The History of Black Worship
Where it all started
Theological reflection for Black people in the United States does not start with the great councils of Nicaea, Chalcedon, or even the 15th-century reformers.
While those have been important for many Christian traditions, for black folk in the USA, theological reflection starts with God’s encounter with Black flesh in the midst of unimaginable circumstances – chattel slavery.
Like a teenage Mary grappling with the promise of mothering the very Son of God, Black religion contends with the hope and messiness of God in the flesh, among us, as one of us, with us.
Between de earth and sky, thought I heard my Savior cry,
You got a home in-a dat rock, Don’t you see?
The Invisible Institution
Black historians like Albert Raboteau have helped us understand the importance of the “invisible institution” pointing out the ways black folk, during enslavement, had to practice their faith underground and outside the gaze of their white masters and owners.
It was in the hush harbors and forest clearings, where enslaved Africans were able to care for each other and their bodies in ritual solidarity and expression.
It was in these spaces that they framed their Christianity in the remnants of their African traditional religions.
Have you got good religion? Certainly, Lord
Certainly, certainly, certainly Lord
Their engagement with the Christ and the biblical witness was not textual in the scholastic sense, but experiential in the physical sense.
The spirituals, the field songs, and the folktales made it possible for those enslaved Africans to narrate their own experiences of oppression, God, community, and life, and liberation on their terms.
In this way, to understand black worship practices, one must appreciate experiential integration between the body and the divine – where the Holy Spirit can fall on, mount, and dwell in the midst of the people.
And while it might be easy to characterize Black worship as inherently ecstatic because of its embrace of the body, and the popularization of Black Pentecostalism as THE representation of black worship, such a simplification eclipses an understanding these expressions as divine reclamations of a human body which had been and is still too often denied human consideration.
In worship, the black body was not for the slaver’s or master’s purposes, but for God’s purpose and God’s desire to affirm black subjectivity and being by dwelling in black flesh.
Black bodies could hear from God, engage God, touch God, and love God.
I know the Lord, has laid his hands on me
Speaking of Pentecostalism…
Still, one must acknowledge the impact Pentecostalism, with the Azusa Street Revival in the early 1900s, led by black folks like William and Jennie Seymour, and Neely Terry, impacted Black worship and the entire globe.
20th-century Black worship has been indelibly shaped by the aesthetics that emerge from black Pentecostal traditions.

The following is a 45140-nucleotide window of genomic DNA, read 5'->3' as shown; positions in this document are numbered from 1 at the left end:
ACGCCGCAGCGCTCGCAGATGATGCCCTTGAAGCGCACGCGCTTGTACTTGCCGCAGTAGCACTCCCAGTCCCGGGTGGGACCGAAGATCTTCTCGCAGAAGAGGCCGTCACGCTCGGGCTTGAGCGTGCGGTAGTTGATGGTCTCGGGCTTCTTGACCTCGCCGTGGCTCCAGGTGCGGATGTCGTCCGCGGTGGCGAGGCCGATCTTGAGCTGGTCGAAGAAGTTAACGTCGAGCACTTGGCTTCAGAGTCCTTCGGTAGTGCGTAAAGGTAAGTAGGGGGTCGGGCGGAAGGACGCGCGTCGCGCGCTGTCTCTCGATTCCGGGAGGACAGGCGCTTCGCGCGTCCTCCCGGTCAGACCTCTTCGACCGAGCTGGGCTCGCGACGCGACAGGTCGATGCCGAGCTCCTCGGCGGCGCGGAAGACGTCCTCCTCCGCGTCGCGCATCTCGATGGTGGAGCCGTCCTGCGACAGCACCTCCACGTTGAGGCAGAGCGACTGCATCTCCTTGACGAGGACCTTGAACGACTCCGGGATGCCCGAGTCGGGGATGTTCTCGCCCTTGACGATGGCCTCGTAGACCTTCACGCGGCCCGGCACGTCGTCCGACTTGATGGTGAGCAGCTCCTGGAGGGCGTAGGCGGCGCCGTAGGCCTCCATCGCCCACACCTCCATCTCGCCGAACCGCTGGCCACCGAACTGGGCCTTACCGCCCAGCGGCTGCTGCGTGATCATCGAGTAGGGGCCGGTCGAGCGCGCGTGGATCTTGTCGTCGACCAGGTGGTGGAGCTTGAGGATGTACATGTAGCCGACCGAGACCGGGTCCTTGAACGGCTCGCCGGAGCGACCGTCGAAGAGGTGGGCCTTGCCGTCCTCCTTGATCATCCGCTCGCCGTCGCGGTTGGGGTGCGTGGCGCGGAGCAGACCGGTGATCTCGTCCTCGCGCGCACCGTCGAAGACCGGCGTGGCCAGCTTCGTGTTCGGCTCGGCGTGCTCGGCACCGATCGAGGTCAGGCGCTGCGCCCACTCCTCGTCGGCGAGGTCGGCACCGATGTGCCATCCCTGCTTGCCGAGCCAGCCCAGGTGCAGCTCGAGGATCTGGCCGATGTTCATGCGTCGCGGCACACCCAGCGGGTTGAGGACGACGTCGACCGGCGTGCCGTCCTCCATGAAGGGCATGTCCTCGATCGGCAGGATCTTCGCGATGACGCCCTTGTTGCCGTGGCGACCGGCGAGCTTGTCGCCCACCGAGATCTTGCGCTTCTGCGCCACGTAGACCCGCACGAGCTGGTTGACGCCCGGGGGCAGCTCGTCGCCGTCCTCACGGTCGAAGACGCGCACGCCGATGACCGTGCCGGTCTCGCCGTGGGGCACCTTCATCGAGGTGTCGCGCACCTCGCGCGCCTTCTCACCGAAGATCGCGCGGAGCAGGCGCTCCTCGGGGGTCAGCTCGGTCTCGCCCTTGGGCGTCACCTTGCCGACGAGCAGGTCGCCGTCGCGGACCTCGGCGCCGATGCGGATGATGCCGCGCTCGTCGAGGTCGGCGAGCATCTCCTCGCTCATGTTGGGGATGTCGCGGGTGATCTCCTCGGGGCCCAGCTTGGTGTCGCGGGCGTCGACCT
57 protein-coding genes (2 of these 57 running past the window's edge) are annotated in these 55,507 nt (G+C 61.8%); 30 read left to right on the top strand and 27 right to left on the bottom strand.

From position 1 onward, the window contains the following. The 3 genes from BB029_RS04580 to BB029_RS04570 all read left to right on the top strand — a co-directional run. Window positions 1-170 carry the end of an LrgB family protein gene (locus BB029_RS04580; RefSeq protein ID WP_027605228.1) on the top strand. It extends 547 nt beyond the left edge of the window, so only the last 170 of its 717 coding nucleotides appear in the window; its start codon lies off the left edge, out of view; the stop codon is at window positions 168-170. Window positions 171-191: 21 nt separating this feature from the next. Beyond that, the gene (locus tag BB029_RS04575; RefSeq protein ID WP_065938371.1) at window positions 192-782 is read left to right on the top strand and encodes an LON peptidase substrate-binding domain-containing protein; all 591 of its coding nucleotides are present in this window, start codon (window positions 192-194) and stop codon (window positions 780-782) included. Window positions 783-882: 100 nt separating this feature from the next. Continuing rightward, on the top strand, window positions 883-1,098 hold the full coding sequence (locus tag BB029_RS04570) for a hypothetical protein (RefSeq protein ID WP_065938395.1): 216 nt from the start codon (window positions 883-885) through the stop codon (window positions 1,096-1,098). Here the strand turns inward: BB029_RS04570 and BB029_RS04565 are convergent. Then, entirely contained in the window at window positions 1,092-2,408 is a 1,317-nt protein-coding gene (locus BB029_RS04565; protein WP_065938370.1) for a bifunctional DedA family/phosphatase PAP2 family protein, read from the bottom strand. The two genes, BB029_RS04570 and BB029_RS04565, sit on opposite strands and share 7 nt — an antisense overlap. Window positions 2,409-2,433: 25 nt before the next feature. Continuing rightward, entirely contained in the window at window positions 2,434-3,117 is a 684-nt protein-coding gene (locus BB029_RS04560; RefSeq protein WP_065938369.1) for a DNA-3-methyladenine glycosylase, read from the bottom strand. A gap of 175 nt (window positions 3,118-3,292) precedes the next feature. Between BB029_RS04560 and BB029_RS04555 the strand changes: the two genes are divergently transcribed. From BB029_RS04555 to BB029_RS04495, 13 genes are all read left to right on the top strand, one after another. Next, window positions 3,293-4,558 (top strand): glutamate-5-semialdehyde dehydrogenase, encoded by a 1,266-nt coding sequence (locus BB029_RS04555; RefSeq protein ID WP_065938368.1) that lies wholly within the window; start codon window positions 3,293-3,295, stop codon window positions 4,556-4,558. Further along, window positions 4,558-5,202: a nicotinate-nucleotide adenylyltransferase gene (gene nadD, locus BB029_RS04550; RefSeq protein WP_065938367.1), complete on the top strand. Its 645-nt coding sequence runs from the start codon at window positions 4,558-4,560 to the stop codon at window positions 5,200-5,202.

Whereas many black traditions coming out of reconstruction found it expedient to position themselves in parallel with their mainline white counterparts, Pentecostals emerged as a counter-culture, whose religious expressions more readily aligned with the highly physical practices born in the hush harbors.
Even as Black Pentecostals emerged in Northern industrial cities like Chicago, Detroit, and St. Louis, their ecstatic worship practices belied the refined sensibilities of the urban North.
Nonetheless, the Spirit enabled a kind of liberation and freedom, that the constrictors of urban life did not afford.
I’m gonna sing when the Spirit says sing,
And obey the spirit of the Lord.
From the use of sound amplification systems and vinyl recordings to the co-opting of the Hammond organ as the black church organ– the 20th century collectively ushered in an age of cross-pollination within black worshiping contexts and across them marking black worship as a living, evolving, and an ever-changing cornucopia of traditions.
From the heartfelt Baptist choir music of James Cleveland to the tight harmonies of the Clark Sisters – black worship continued to mediate the power of God born in embodied artistic and creative expression in ways that tend the diversity within Black communities.
From the fantastical hats of the women of the Church of God in Christ to the pristine white gloves of Baptist deacons and ushers on communion Sunday– worship always has privileged and welcomed the offering of one’s best to God.
Moreover, this offering of one’s best is a testimony to Black worship’s ability, over the centuries, to affirm blackness, empower blackness, and acknowledge that black bodies have something of worth to offer God and the world God loves.
I want to be ready, Lord
To walk into Jerusalem, just like John
Why it Matters
Black worship has historically privileged the body and lived experience as the site for divine interaction and connection.
This post and others like it, help us see how communities have different starting points for understanding and narrating their Christian experiences.
Recognizing these differences helps us tend to diversity within Christian orientations and subjectivities.
Nick Peterson is a PhD student at Emory University working in Liturgics and Homiletics. His research explores the relationship between worship and racial identity formation. Nick is also a candidate for ordination in the African Methodist Episcopal Church.